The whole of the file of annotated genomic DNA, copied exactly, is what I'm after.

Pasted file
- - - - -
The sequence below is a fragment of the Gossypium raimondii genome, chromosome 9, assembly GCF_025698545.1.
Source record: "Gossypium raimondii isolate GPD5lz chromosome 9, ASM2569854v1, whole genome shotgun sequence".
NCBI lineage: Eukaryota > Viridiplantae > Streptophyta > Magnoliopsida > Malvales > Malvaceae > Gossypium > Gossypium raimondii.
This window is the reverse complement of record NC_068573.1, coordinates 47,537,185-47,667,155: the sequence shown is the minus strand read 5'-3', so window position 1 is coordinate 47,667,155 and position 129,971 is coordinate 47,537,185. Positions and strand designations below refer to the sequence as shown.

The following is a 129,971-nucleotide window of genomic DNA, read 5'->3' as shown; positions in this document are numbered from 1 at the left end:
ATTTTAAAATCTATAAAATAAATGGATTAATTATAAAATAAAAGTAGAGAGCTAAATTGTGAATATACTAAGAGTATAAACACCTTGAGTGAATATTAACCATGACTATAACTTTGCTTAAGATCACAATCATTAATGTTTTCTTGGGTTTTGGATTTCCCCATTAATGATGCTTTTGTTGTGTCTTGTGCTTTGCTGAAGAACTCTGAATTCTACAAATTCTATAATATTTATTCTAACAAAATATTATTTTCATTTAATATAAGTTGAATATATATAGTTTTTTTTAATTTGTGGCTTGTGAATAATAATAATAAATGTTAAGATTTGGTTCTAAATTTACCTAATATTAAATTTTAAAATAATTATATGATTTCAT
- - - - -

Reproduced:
The sequence below is a fragment of the Gossypium raimondii genome, chromosome 9, assembly GCF_025698545.1.
Source record: "Gossypium raimondii isolate GPD5lz chromosome 9, ASM2569854v1, whole genome shotgun sequence".
NCBI lineage: Eukaryota > Viridiplantae > Streptophyta > Magnoliopsida > Malvales > Malvaceae > Gossypium > Gossypium raimondii.
This window is the reverse complement of record NC_068573.1, coordinates 47,537,185-47,667,155: the sequence shown is the minus strand read 5'-3', so window position 1 is coordinate 47,667,155 and position 129,971 is coordinate 47,537,185. Positions and strand designations below refer to the sequence as shown.

The following is a 129,971-nucleotide window of genomic DNA, read 5'->3' as shown; positions in this document are numbered from 1 at the left end:
ATTTTAAAATCTATAAAATAAATGGATTAATTATAAAATAAAAGTAGAGAGCTAAATTGTGAATATACTAAGAGTATAAACACCTTGAGTGAATATTAACCATGACTATAACTTTGCTTAAGATCACAATCATTAATGTTTTCTTGGGTTTTGGATTTCCCCATTAATGATGCTTTTGTTGTGTCTTGTGCTTTGCTGAAGAACTCTGAATTCTACAAATTCTATAATATTTATTCTAACAAAATATTATTTTCATTTAATATAAGTTGAATATATATAGTTTTTTTTAATTTGTGGCTTGTGAATAATAATAATAAATGTTAAGATTTGGTTCTAAATTTACCTAATATTAAATTTTAAAATAATTATATGATTTCAT